Overall, I would recommend this game to anyway that has a few minutes to spare.
-- Meira on 10/7/2019 6:01:37 AM with a score of 0
This, this is a story, right? It reads so personal, invasive even. So much to the point in which it can be so very sweetly unnerving, but not to a point in which I wanted to turn away from what I was reading. It was certainly the opposite, it is the opposite in fact. You have created something that is quite a sight to behold. I do mean that positively since what I've read was written well.

I want to know just how farther this story can go, and I think this little thing promotes that, doesn't it?

Gower, you're something else. I adored what I read, you brilliant schemer, you.
-- TharaApples on 10/5/2019 7:44:19 PM with a score of 1
The games i've been playing of yours lately feel quite a bit like getting into a seemingless harmless conversation at the bustop before realizing 5 minutes in you've been roped into hell. You're really good at that creeping bitterness thing, ya know? I don't know what else to say. Just that I would like to see you do more. Thank you for being on this site.
-- puddlebunni on 10/5/2019 6:59:02 PM with a score of 1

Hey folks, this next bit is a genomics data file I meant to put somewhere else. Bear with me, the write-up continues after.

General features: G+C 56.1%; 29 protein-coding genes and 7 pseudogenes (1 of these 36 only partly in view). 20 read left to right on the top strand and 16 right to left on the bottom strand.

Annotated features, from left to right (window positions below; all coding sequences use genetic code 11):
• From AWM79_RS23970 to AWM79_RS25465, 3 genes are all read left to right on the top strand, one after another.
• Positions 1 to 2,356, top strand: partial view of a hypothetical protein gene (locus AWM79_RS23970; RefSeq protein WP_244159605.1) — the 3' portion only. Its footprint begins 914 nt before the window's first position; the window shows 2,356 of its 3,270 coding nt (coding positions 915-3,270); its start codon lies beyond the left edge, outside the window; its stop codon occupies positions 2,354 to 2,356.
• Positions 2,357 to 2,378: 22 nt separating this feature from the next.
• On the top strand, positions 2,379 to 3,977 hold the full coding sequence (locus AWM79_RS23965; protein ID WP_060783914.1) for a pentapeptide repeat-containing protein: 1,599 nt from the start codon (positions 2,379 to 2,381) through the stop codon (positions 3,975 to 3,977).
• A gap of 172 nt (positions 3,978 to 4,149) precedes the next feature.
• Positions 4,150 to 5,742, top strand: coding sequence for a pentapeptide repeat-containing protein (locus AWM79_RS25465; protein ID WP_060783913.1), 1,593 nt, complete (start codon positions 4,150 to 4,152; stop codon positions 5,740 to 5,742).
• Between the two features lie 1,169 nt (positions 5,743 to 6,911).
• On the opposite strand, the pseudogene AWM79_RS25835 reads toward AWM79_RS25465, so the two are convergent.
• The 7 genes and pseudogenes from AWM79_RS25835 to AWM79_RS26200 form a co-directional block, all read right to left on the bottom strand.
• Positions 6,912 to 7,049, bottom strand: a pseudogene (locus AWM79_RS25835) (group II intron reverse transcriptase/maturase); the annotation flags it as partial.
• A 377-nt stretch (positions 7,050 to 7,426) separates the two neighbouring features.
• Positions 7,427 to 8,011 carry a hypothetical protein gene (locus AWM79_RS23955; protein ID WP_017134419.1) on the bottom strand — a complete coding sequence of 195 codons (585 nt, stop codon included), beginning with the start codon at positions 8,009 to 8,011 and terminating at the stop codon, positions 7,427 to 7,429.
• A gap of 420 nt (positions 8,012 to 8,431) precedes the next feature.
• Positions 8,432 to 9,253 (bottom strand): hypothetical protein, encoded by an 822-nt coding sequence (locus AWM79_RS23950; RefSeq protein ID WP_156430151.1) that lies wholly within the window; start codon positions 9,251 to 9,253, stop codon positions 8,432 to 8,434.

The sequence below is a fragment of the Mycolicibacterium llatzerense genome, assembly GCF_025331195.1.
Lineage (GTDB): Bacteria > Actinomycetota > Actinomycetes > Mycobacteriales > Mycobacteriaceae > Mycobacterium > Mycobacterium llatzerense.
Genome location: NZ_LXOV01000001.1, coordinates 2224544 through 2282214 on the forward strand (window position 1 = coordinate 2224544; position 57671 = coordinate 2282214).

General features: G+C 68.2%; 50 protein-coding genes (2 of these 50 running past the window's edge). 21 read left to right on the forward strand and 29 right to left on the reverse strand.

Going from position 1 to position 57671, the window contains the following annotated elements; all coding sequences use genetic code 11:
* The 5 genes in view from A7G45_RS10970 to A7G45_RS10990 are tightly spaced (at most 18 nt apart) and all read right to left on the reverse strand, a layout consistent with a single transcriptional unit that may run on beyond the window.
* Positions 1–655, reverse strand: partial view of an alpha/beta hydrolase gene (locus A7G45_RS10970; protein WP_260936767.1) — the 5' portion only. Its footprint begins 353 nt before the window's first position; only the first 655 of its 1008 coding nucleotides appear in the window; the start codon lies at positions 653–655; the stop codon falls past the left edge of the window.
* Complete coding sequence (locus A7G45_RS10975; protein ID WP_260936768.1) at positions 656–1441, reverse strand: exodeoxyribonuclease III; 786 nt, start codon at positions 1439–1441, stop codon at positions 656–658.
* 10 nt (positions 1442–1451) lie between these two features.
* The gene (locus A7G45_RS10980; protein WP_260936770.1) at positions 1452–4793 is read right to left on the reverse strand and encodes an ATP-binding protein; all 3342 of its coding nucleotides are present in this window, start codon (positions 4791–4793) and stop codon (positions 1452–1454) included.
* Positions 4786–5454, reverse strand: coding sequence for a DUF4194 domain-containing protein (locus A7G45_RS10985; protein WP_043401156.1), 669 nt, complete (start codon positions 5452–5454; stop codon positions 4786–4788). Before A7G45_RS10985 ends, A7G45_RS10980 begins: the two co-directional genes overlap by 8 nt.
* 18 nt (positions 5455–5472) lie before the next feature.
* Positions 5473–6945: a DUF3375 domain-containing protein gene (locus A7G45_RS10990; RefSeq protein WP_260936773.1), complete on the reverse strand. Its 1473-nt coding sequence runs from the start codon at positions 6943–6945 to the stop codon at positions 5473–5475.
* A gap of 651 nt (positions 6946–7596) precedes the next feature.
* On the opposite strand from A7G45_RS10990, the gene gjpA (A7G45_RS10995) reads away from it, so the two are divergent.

Huh. So she's turned on by planking. That was kind of funny, but I feel like I might have missed a lot of the story with this ending. Maybe I'll try again.

I enjoyed a couple moments of humor, and it was interesting having a story narrated in the first person. But as I said, I think I might have made the "wrong" choices, because I didn't really get much beyond the girl "cheated" on you by having a guy work out over her.

Anyway, I only noticed one potential writing problem (maybe): the context appeared to imply that the author was going to start working out, but the text was this (which confused me somewhat):

"But I know you have a thing with arms and shoulders. You told me that right away, and started working. I did Cuban presses, military presses, Arnold presses, all the presses. Everything that I could press, I pressed."

What does "and started working" mean here? Did she start working at her job? Was it supposed to be "and I started working out?" I'm not sure.

Overall, it seems there are a lot of branches for this story, but maybe some of them need some watering. Or maybe this is one of those storygames that require four or five readings.

It certainly was not bad at all, but I think I'd have to go back and play through again to find the pot of gold.
-- Fluxion on 10/3/2019 7:55:50 PM with a score of 1
It's so romantic